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April 19, 2007

Term Project Presentation

Term Project -- Jerz EL312 (Literary Criticism)

A project by Denamarie Ercolani and Lorin Schumacher.


Most often, critics take a feminist approach to “The Yellow Wallpaper.” While this is a legitimate angle to take in regards to this story as there are many things to explore through this lens, we feel that looking at the story this way causes readers to miss the comment Gilman makes in regards to doctor/patient relationships.
Since there is already so much criticism done on the “The Yellow Wallpaper” with a feminist approach it was hard for us to see what else there might be to focus on besides how oppressed the woman is by her husband. But, at the beginning of the semester when we read Gilman’s “Why I Wrote the Yellow Wallpaper” way back when we were studying authorial intent it made us think about Gilman’s resentment towards her bed rest treatment, but it wasn’t until we watched the film Garden State that we both realized the strong argument Gilman presents against unethical doctor/patient relationships such as the one presented between the woman and her husband in “The Yellow Wallpaper.”
In Garden State, the main character, Andrew, is on all sorts of medications and has been since he was a kid because his father prescribed them to him. His father prescribed them to him due to an incident Andrew was involved in that caused his mother to become paralyzed and he assumed that his son was going to have all sorts of psychological problems as a result. After all these years of his father trying to protect him from having any sort of problems through these medications, Andrew really does develop issues that he probably wouldn’t have otherwise had.
In a similar way, John assumes that his wife in “The Yellow Wallpaper” has problems, or is going to have problems (perhaps as a result of the baby she’s just had?...although there is limited information given to the reader in regards to this) and he either amplifies or perhaps even causes them by putting her on bed rest, which seems to be more a result of him trying to protect her rather than cure her. (Because, as she says, he doesn’t really believe that she has a problem. Why treat someone who doesn’t have a problem? Because he thinks he is taking some sort of preventative measures.)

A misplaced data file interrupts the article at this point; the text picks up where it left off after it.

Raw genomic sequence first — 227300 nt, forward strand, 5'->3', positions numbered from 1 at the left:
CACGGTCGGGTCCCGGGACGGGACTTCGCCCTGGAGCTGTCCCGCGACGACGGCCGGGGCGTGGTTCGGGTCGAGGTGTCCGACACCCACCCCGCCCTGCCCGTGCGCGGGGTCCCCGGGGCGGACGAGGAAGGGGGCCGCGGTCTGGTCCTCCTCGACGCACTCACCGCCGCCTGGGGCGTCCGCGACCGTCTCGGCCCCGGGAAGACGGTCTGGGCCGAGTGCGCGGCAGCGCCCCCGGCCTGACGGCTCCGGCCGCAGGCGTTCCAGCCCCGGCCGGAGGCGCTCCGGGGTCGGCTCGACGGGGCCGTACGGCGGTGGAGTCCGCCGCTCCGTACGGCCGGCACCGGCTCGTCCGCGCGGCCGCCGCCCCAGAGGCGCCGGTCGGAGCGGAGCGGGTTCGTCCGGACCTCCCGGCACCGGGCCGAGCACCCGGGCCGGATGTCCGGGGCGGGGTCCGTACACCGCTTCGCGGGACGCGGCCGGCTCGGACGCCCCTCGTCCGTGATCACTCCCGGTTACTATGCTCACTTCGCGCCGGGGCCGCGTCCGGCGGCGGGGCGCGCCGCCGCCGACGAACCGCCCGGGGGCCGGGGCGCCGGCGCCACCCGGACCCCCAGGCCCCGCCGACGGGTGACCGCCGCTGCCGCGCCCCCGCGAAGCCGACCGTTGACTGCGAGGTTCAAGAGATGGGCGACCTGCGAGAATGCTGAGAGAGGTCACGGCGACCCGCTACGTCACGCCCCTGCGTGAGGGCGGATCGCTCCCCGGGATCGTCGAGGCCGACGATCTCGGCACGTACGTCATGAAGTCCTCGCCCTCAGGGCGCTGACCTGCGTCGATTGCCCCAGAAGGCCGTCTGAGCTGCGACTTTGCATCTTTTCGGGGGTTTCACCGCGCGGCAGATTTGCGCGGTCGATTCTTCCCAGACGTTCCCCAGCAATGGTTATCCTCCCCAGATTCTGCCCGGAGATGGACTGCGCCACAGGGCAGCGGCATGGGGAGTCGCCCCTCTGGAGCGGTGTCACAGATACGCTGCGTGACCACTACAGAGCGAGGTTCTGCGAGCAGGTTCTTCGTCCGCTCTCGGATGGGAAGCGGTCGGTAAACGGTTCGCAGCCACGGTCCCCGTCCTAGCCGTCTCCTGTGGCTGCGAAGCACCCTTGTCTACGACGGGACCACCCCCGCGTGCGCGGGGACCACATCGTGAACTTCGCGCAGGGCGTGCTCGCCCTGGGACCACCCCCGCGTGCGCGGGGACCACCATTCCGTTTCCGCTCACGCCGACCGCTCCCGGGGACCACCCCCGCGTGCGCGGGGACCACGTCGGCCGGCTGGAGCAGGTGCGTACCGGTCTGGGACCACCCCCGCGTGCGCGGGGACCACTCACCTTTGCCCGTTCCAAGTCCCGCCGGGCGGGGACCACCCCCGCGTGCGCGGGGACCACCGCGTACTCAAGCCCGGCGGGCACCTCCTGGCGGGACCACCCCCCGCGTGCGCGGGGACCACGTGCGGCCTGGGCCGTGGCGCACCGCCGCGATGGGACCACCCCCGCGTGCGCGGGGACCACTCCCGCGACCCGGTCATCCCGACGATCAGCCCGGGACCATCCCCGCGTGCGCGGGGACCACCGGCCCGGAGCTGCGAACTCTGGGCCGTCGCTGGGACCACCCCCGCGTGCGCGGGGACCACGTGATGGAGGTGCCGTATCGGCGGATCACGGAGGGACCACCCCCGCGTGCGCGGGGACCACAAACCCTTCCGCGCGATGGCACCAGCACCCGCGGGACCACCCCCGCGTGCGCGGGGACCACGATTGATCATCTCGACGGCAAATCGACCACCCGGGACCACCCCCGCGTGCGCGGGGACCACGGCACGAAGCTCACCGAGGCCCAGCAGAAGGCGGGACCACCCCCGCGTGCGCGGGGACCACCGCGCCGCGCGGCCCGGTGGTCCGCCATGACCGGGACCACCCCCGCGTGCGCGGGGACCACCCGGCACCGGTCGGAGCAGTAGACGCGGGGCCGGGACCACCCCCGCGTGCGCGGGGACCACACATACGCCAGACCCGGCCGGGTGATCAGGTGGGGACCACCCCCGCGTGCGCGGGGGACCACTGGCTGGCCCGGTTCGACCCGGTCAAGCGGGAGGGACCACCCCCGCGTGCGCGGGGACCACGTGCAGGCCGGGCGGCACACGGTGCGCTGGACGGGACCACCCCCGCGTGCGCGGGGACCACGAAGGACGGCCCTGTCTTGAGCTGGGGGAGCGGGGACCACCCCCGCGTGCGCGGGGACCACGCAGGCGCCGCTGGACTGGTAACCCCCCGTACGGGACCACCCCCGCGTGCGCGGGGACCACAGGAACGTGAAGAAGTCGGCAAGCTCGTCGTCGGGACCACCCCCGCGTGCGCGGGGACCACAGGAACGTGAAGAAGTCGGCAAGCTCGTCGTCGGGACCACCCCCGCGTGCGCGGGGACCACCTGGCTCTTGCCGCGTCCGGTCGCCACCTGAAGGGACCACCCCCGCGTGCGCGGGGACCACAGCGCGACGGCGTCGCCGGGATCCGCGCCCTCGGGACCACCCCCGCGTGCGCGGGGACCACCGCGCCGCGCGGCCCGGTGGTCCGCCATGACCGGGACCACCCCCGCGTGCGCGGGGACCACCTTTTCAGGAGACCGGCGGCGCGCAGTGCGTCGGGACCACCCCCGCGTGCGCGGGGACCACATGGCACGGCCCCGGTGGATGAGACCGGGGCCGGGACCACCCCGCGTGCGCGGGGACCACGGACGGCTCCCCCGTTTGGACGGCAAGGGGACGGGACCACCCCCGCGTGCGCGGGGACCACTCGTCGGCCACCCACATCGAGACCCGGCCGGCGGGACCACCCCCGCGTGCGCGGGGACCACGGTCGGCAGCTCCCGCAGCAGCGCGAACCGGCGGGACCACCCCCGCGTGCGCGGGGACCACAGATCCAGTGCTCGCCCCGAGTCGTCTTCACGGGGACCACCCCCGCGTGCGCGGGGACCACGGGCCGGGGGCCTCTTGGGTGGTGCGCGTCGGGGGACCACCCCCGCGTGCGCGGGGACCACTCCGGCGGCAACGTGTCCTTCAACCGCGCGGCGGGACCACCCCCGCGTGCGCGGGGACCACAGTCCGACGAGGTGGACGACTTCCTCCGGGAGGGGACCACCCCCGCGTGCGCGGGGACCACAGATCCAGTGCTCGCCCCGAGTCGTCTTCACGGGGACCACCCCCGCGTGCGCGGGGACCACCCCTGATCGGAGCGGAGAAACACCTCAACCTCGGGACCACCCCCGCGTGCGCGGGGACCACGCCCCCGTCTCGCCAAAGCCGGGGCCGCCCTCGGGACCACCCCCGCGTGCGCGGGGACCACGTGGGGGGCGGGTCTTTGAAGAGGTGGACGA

This is difficult for readers to notice in the story than it is in the film because the relationship is a husband/wife or male/female rather than the father/son or male/male relationship that is in Garden State.
Also, if Gilman was being truthful in her essay “Why I Wrote the Yellow Wallpaper” and her goal of writing the story is really the result of her distrusting doctors, it makes sense that John would be portrayed negatively and made to look like the “bad guy” in the story. But, there is a big difference in the meaning of the story if you look at John as “the bad doctor” instead of as “the bad husband.”
So, ultimately, what we’ve discovered through our investigation of “The Yellow Wallpaper” and Garden State is that the woman’s insanity is the result of her treatment, prescribed by her doctor, not the result of her husband’s oppression.
For our project, we thought it would be an interesting twist in the story “The Yellow Wallpaper” if we used an intertextual approach along with Garden State. We then decided on creating two new scenes to be incorporated into Gillman’s story which was similar to Garden State. These scenes contain lines from both stories and also emphasis the doctor/patient relationships in both plots. For “The Yellow Wallpaper” these two scenes would give the story an alternate ending that would conclude in a positive note and ultimately show the overall point in the story, doctor/patient relationships.

Posted by Denamarie at April 19, 2007 1:35 PM

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